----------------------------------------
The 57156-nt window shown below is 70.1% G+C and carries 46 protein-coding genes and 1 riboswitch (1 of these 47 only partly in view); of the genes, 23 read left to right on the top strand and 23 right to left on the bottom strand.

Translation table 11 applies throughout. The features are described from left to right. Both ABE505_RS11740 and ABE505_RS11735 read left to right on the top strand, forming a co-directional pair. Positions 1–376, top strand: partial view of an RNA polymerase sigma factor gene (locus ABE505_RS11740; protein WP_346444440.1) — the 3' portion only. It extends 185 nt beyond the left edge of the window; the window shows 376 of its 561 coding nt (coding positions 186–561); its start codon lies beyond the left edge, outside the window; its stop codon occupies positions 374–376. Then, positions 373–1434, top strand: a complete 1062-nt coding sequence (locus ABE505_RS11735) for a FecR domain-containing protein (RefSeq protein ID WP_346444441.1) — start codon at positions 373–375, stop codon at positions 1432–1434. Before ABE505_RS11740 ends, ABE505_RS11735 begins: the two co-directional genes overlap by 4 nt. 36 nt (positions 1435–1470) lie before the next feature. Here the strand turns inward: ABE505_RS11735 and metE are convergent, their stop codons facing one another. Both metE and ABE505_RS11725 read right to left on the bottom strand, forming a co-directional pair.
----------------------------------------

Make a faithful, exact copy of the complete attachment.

The 57156-nt window shown below is 70.1% G+C and carries 46 protein-coding genes and 1 riboswitch (1 of these 47 only partly in view); of the genes, 23 read left to right on the top strand and 23 right to left on the bottom strand.

Translation table 11 applies throughout. The features are described from left to right. Both ABE505_RS11740 and ABE505_RS11735 read left to right on the top strand, forming a co-directional pair. Positions 1–376, top strand: partial view of an RNA polymerase sigma factor gene (locus ABE505_RS11740; protein WP_346444440.1) — the 3' portion only. It extends 185 nt beyond the left edge of the window; the window shows 376 of its 561 coding nt (coding positions 186–561); its start codon lies beyond the left edge, outside the window; its stop codon occupies positions 374–376. Then, positions 373–1434, top strand: a complete 1062-nt coding sequence (locus ABE505_RS11735) for a FecR domain-containing protein (RefSeq protein ID WP_346444441.1) — start codon at positions 373–375, stop codon at positions 1432–1434. Before ABE505_RS11740 ends, ABE505_RS11735 begins: the two co-directional genes overlap by 4 nt. 36 nt (positions 1435–1470) lie before the next feature. Here the strand turns inward: ABE505_RS11735 and metE are convergent, their stop codons facing one another. Both metE and ABE505_RS11725 read right to left on the bottom strand, forming a co-directional pair.